1st Edition

GPs, Politics and Medical Professional Protest in Britain, 1880–1948

By Chris Locke Copyright 2024

    This book charts the journey of British General Practitioners (GPs) towards professional self-realisation through the development of a political consciousness manifested in a series of bruising encounters with government.

    GPs are an essential part of the social fabric of modern Britain but as a group have always felt undervalued, clashing with successive governments over the terms on which they offered their services to the public. Explaining the background to these disputes and the motives of GPs from a sociological perspective, this research casts new light on some defining moments in the creation of the modern British state, from National Health Insurance to the National Health Service, and the history of the British medical profession. It examines these events from the point of view of the professionals intimately involved in and affected by them, using both established sources, like Ministry of Health records, an in-depth analysis of rarely studied records of professional bodies, and previously unresearched archive material. The result is a fascinating account of conflict and cooperation, and of heroic, and less-than-heroic, defiance of political authority, involving interactions between complex personalities and competing ideologies.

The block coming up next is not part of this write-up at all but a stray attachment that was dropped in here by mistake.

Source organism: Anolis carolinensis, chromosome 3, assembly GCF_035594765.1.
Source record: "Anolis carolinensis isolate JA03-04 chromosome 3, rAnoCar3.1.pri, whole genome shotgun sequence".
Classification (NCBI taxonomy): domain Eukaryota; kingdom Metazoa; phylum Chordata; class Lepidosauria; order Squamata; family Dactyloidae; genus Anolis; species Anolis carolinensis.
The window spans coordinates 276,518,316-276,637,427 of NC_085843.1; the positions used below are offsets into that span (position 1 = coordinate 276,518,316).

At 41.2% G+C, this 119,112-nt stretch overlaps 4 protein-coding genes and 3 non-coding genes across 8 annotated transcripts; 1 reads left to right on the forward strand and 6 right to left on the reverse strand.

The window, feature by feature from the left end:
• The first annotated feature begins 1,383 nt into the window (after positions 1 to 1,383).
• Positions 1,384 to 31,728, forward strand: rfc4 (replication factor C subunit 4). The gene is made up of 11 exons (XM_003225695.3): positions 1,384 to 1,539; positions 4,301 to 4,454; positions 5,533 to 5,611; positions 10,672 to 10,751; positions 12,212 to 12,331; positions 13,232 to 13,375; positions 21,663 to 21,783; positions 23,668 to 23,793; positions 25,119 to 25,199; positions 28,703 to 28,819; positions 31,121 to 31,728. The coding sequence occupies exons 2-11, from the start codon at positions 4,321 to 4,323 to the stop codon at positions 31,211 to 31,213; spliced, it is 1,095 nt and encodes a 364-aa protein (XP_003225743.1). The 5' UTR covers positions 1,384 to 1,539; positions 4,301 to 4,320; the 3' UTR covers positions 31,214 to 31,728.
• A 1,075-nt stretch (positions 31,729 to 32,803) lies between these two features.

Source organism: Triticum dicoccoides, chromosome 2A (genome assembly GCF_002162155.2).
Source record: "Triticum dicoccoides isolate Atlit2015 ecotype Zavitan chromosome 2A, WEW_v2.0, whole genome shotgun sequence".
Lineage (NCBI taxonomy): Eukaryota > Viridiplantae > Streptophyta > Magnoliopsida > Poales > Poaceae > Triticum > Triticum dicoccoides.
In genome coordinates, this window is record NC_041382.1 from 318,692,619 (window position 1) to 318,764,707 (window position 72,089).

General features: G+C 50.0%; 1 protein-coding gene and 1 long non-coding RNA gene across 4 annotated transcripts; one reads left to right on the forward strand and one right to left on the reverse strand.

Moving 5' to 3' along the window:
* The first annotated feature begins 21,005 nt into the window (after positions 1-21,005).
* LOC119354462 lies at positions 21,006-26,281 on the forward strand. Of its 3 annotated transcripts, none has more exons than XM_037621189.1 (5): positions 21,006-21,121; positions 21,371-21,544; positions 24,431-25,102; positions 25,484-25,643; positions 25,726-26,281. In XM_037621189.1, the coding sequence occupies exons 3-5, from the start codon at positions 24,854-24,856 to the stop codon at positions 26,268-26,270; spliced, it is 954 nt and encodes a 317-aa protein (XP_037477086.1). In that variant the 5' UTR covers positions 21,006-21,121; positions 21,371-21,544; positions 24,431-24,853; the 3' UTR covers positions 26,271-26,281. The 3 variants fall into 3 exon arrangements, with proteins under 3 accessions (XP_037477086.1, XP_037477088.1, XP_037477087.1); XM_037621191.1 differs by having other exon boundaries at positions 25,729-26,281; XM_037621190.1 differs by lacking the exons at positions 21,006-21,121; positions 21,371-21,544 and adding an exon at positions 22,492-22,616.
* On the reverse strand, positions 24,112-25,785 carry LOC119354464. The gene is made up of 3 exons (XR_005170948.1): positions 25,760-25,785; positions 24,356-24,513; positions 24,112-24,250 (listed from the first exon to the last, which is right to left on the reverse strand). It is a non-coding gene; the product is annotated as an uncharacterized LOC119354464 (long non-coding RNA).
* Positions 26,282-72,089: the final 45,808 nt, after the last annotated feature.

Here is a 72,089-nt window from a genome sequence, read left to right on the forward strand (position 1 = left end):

Scholarly yet readable, this book will be of interest to the general reader as much as to medical practitioners and historians.

    1. Introduction  2. An Uncertain Profession: GPs’ Struggle for Identity and Status in the Nineteenth Century  3. Professional Representation: ‘The Battle of the Clubs’ and the Fight for Autonomy, 1880-1911  4. ‘The Political Doctor is Now Born’: Lloyd George and the Doctors’ Revolt, 1911-1913  5. Inauspicious Beginnings: Medical Trade Unionism, the Great War, and Early Attempts at Bargained Corporatism, 1913-1919  6. ‘Statutory Bodies with Martial Attitudes’: Local Medical and Panel Committees, 1913-1939  7. ‘Black-coated Bolshevists’: The Ministry of Health, Political Brinkmanship and the ‘Ideologies of Class’, 1919-1926  8. The Consolidation of National Health Insurance: Administration, ‘Red Tape’, and the Economics of Contract Practice, 1926-1939  9. Parallel Developments: GPs and the ‘Mixed Economy of Care’, 1914-1948  10. Utopian Visions: Interwar Debates about the Future of Health Services, 1920-1939  11. For Victory and Health: The Second World War, the Beveridge Report, and the Coming of the NHS, 1939-1945  12. Facing the Future? Bevan, the BMA and the Ghost of Conflicts Past, 1945-1948  Conclusion: Assessing GPs’ Political Activities and their Context  Epilogue: The Legacy of Medical Professional Protest


    Chris Locke is currently an honorary research fellow in the Department of History at the University of Sheffield. With postgraduate degrees in History and Law, he developed his interest in medical politics during a thirty-year career advising medical practitioners on contractual and policy matters.